2) Instead of counting sheep before bed, count your blessings: As you drift off to sleep, meditate on what you are grateful for from that day. This practice helps promote deeper and more consistent sleep as you won’t be thinking about all your worries instead. Listen to Bing, he says it best : ) Song: “I Count My Blessings Instead of Sheep”
Need a boost? Have a read: How to Have an Attitude of Gratitude
Also, check out How to Increase Happiness with Science-Based Activities for tips on how to avoid Hedonic Adaptation – when the warm fuzzy of a new and exciting experience fades into the norm.
Note: Don’t let the “Attitude of Gratitude” be the last stop on your grateful journey… You are capable of so much more. Check out the next segment on “Gratitude as a Way of Being”.
“Gratitude is the healthiest of all human emotions. The more you express gratitude for what you have, the more likely you will have even more to express gratitude for.” —Zig Ziglar
“When I started counting my blessings, my whole life turned around.” —Willie Nelson
“If you concentrate on what you have, you’ll always have more. If you concentrate on what you don’t have, you’ll never have enough.” —Lewis Howes
“People report the greatest benefit from the gratitude-based exercises, especially the gratitude letter.” ―Jeff Huffman
Videos and Songs
- “Over the Rainbow / What a Wonderful World,” Israel Kamakawiwo’ole
- “Thank You,” Dido
- “Home,” Edward Sharpe & The Magnetic Zeros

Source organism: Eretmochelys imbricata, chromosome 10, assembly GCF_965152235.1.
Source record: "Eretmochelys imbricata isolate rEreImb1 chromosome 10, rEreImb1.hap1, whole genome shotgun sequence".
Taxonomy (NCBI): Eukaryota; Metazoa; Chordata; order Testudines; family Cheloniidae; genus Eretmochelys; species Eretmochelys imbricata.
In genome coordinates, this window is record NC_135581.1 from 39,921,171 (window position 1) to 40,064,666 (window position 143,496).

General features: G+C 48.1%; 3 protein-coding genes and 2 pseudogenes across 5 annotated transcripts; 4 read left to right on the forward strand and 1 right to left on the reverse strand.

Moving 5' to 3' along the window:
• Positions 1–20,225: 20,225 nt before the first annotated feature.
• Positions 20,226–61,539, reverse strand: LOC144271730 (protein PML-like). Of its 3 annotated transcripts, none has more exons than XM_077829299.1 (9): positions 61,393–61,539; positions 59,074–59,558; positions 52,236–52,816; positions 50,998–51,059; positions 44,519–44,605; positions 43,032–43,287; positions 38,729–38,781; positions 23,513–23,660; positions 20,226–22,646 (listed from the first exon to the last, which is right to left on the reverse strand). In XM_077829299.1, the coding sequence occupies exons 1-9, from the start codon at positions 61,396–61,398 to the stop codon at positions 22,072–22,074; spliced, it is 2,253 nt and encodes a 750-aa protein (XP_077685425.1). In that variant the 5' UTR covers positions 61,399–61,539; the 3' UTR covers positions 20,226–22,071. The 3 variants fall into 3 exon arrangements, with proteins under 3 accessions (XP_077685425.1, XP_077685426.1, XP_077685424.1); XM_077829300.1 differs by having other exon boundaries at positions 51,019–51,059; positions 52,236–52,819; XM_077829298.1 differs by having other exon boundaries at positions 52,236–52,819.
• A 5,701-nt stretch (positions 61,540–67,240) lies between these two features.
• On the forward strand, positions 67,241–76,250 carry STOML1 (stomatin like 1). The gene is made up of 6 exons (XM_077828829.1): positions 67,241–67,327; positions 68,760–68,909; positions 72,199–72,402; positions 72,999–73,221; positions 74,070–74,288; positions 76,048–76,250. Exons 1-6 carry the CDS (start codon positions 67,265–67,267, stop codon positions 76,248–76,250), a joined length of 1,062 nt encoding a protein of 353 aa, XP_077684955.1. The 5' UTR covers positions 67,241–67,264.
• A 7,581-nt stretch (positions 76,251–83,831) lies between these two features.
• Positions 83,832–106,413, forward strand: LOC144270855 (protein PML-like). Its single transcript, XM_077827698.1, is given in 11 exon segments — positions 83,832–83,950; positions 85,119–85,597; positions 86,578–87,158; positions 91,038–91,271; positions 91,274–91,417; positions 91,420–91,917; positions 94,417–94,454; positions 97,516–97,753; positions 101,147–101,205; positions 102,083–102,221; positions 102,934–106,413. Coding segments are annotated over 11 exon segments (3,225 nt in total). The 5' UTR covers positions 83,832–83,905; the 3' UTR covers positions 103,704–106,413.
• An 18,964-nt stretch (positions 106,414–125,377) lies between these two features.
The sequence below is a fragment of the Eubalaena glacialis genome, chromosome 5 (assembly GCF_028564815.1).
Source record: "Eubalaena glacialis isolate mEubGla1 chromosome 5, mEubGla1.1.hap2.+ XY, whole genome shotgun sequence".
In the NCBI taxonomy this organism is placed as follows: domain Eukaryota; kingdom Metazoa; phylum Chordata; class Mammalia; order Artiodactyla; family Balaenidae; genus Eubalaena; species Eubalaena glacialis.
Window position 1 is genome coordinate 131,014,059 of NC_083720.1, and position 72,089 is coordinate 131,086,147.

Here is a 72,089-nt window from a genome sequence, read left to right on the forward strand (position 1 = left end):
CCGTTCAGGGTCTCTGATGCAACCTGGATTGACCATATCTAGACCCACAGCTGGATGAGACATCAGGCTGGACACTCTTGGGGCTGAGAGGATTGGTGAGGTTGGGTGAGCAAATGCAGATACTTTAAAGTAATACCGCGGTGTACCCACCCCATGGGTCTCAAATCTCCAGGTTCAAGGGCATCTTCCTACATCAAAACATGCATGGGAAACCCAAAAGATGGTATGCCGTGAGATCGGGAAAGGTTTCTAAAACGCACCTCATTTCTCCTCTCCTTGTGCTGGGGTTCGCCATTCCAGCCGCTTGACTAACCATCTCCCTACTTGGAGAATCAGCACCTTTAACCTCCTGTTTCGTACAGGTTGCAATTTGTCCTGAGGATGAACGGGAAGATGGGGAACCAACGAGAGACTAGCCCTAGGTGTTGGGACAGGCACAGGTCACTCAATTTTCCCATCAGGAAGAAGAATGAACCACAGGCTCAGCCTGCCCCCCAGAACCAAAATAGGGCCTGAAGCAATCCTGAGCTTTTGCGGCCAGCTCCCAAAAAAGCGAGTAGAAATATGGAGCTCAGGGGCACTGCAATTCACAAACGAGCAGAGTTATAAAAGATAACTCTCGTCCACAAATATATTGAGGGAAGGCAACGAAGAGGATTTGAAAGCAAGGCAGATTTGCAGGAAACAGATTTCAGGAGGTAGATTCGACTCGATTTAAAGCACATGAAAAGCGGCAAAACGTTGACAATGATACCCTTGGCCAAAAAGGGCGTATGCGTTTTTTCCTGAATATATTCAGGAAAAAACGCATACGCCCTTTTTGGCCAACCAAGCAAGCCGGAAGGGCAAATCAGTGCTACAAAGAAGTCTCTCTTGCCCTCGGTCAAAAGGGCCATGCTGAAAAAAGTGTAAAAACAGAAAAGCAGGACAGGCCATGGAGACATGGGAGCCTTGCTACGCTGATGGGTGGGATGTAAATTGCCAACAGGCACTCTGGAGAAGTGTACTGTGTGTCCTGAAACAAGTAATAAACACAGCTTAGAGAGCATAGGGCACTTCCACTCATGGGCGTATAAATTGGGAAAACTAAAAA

- “Shelter from the Storm,” Bob Dylan
- “Dancing In The Moonlight,” King Harvest
- “Thank You,” Led Zeppelin
- “Give Thanks & Praises,” Bob Marley & The Wailers
- “I’m a Believer,” The Monkees
- “Beautiful Day,” U2
- “Heaven Is A Place On Earth,” Belinda Carlisle
- “How Sweet It Is [To Be Loved By You],” James Taylor
- “Your Song,” Ellie Goulding or Elton John’s original version : )
- “Wind Beneath My Wings,” Bette Midler
- “Come On Get Higher,” Matt Nathanson
- “Lovesong,” Adele
- “Time After Time,” Iron & Wine
- Three Little Birds – Bob Marley
- Gratitude – Earth, Wind, and Fire
- Article Summary Action Points
Modeling and Encouraging Acts of Gratitude for Your Children This article discusses the importance of teaching gratitude to children in order for them to lead happier and healthier lives. The author offers 5 practices to teach Gratitude and 5 practices NOT to teach to children. Whether you are a parent or not, consider using these practices as action points and reminders within the discovery of your own practice. Five Ways to Make the Most of Your Gratitude This article compiles the most common patterns of practicing Gratitude learned by studying the comments and experiences of those who used the Thanx4 online journal created by the Greater Good. If you have not taken a look at the Thanx4 challenge, do so! You can also take note of the common practices and start your own gratitude journal. The Secret to Danish Happiness This article illustrates the Danish practice of ‘hygge’ in relation to raising happy children. In essence, ‘hygge’ or ‘cozy’ is creating sacred, intentional time for family togetherness. Get cozy! Make time with friends and family for intentional together-time. And make a cozy place for yourself with some candles, a cup of tea, and a good book ‘An Attitude of Gratitude’ and the 5:1 Ratio During the Holidays For many, the holidays can be a stressful time. This article aims to remind readers to remember continue their gratitude practice through this time especially to connect to the joy of being together. Although this article refers to the holidays, remember that practicing gratitude can be daily : )